more independent clauses together. Compound sentences differ from other sentence types,
and if you leave out their joining elements, you turn them into run-on sentences. After you
review the lesson, you can test your knowledge of compound sentences with a quiz.


A compound sentence is a sentence that has at least two independent clauses joined by a
comma, semicolon or conjunction. An independent clause is a clause that has a subject
and verb and forms a complete thought.

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An example of a compound sentence is, 'This house is too expensive, and that house is too
small.' This sentence is a compound sentence because it has two independent clauses, 'This
house is too expensive' and 'that house is too small' separated by a comma and the
conjunction 'and.'

Compound Sentences and Meaning

When independent clauses are joined with coordinators (also called coordinating
conjunctions) commas and semicolons, they do more than just join the clauses. They add
meaning and flow to your writing. First let's look at the coordinators you can use to join
independent clauses. They are:







Note that they form the handy mnemonic FANBOYS. The three you will use most often are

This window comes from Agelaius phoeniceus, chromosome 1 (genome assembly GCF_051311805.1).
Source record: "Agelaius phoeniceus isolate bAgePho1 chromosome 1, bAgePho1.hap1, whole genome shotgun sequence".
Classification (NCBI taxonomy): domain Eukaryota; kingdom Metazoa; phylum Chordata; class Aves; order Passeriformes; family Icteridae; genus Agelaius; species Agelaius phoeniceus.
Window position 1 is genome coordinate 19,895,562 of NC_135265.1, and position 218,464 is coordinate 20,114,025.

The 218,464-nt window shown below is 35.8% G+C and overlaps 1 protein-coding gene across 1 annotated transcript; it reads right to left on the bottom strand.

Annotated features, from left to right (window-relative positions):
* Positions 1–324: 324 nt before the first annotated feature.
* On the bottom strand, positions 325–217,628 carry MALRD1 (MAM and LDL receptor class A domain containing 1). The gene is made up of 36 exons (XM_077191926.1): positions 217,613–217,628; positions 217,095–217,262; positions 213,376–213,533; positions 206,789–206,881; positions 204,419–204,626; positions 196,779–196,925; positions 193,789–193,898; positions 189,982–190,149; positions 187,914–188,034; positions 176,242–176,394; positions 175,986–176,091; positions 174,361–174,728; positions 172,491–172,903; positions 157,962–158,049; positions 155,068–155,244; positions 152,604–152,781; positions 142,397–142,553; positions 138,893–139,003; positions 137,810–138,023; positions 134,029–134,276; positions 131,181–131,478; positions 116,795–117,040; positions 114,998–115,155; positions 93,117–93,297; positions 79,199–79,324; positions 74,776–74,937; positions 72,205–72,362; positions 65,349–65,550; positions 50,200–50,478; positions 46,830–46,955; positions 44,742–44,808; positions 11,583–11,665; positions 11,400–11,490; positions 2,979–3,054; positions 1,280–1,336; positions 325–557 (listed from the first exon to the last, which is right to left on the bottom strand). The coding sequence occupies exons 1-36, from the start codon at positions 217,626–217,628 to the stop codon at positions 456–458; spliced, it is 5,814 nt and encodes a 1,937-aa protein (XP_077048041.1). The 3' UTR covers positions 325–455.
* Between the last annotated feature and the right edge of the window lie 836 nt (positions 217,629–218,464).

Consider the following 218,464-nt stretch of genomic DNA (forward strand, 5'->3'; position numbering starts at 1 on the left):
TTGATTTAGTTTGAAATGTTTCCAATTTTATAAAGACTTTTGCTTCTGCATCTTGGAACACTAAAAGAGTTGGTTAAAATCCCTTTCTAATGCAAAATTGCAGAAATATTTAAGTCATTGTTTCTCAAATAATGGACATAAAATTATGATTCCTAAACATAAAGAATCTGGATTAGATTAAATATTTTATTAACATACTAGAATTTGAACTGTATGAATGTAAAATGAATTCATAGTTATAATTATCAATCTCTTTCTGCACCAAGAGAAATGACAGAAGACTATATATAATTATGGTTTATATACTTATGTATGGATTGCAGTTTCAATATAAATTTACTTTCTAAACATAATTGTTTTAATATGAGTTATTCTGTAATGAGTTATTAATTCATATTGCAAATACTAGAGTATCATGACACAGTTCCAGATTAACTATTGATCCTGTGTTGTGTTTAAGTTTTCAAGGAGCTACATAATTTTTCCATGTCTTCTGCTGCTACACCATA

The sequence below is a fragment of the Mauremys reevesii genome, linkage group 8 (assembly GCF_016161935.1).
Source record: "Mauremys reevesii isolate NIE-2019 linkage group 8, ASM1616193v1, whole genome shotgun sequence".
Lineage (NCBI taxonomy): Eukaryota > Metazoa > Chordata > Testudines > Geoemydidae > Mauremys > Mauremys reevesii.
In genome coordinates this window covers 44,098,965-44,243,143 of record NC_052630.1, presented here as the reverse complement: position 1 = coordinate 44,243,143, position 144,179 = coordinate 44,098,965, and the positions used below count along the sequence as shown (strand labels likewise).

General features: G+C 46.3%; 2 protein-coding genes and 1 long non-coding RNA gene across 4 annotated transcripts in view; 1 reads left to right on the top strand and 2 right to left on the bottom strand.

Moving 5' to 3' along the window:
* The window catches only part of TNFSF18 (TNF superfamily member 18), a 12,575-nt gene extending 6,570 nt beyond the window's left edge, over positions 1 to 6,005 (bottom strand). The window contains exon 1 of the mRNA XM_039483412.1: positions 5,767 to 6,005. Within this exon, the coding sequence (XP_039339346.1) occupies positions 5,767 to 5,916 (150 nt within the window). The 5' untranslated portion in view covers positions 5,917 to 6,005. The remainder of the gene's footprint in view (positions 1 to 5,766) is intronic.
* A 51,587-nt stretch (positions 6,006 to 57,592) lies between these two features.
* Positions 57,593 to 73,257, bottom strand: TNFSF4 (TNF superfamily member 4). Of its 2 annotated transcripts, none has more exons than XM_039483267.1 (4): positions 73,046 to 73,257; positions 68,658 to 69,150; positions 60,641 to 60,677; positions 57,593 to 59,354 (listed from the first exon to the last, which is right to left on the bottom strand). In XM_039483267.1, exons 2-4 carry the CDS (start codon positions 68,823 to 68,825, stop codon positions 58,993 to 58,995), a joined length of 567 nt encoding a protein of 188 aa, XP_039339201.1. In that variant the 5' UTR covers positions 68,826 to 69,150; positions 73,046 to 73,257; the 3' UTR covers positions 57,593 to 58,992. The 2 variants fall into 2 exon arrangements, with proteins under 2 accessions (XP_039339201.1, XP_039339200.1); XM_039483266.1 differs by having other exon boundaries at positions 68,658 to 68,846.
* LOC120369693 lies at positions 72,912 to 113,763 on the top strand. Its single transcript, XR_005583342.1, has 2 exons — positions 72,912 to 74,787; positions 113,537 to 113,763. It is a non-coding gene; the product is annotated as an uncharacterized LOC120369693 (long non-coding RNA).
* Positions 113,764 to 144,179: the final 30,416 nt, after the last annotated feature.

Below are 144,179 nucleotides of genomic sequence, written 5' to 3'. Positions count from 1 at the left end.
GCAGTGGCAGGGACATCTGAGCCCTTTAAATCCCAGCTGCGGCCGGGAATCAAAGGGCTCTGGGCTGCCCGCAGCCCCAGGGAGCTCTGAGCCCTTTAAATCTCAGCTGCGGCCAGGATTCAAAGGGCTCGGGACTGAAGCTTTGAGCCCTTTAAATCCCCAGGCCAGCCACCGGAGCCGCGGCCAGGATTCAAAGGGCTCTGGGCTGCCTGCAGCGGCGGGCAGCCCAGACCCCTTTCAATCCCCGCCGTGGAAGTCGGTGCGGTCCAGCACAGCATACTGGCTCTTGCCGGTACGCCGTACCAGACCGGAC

'and,' 'but' and 'or.'

Here's an example of how coordinating conjunctions add meaning:

'I think you'd enjoy the party, but I don't mind if you stay home.'

In this sentence, the coordinator 'but' shows a clear relationship between the two
independent clauses, in this case, that the speaker is making a suggestion that the person
being addressed isn't expected to follow it. Without the coordinator 'but,' the relationship isn't
apparent, making the writing choppy and the meaning less clear:

'I think you'd enjoy the party. I don't mind if you stay home.'

You can also join independent clauses with a semicolon (;) , which looks something like a
cross between a colon and a comma. If you join clauses with a semicolon, you add an abrupt
pause, creating a different kind of effect, as shown in the sentence below:

'He said he didn't mind if I stayed home; it soon became clear he wasn't being honest.'